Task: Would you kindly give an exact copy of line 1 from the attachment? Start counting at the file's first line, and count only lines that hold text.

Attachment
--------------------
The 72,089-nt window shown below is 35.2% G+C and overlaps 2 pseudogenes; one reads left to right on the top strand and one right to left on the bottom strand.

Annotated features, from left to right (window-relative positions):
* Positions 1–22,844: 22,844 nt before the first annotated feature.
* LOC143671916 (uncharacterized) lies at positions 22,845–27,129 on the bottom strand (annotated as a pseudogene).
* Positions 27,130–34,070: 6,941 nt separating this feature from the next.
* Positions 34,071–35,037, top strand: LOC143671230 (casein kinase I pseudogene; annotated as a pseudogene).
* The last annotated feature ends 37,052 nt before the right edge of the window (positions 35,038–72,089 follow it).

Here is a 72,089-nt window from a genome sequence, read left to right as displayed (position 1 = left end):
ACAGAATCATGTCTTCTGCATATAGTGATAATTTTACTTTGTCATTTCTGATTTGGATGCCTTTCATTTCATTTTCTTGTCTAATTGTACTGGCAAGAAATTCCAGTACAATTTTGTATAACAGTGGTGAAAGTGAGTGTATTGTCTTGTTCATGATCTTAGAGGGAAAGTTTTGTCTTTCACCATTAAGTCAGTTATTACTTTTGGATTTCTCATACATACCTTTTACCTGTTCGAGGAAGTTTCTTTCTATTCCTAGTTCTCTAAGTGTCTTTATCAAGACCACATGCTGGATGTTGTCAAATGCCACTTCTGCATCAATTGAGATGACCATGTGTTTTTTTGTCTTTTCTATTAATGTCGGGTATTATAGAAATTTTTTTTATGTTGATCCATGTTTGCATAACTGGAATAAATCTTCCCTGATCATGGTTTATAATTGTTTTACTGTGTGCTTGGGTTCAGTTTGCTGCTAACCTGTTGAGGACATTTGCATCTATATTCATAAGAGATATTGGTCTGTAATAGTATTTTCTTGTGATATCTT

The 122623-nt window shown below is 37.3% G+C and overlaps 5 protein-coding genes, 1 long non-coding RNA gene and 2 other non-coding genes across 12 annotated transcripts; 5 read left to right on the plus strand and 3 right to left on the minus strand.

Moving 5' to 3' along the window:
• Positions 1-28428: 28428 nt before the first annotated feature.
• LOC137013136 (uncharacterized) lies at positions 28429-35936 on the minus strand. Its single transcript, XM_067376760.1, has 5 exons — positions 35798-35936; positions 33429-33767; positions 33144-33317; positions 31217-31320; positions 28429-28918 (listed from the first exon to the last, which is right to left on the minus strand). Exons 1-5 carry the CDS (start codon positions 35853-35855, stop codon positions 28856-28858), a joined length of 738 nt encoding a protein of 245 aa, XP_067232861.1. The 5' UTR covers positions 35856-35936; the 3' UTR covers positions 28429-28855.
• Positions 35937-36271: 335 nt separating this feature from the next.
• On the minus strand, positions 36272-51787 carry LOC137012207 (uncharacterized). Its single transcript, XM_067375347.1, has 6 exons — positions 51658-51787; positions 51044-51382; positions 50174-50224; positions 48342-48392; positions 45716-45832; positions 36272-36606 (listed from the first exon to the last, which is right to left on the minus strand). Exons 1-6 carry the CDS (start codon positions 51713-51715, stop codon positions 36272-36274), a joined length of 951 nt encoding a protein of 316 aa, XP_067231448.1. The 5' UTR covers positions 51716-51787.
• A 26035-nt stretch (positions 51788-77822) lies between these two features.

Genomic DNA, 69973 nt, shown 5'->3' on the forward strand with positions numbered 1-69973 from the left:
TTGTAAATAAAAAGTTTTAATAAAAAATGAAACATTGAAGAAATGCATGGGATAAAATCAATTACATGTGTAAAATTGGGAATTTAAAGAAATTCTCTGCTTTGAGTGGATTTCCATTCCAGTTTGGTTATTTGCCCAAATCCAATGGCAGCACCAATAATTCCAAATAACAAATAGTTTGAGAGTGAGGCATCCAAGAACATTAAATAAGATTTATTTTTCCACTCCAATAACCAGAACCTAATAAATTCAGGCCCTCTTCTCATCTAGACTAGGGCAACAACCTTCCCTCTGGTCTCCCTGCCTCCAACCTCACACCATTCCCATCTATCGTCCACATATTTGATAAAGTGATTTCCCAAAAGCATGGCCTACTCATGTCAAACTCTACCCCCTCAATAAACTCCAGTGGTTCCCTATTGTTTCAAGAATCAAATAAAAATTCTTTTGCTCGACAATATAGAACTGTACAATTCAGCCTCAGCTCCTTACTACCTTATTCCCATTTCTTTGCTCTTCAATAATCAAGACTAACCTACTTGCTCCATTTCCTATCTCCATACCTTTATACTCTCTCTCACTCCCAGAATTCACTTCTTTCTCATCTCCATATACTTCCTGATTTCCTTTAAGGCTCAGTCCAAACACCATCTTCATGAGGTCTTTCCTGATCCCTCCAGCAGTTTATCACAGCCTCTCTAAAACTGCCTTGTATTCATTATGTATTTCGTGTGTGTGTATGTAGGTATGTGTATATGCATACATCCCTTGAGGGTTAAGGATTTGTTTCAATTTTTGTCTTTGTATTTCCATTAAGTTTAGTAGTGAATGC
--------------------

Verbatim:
The 72,089-nt window shown below is 35.2% G+C and overlaps 2 pseudogenes; one reads left to right on the top strand and one right to left on the bottom strand.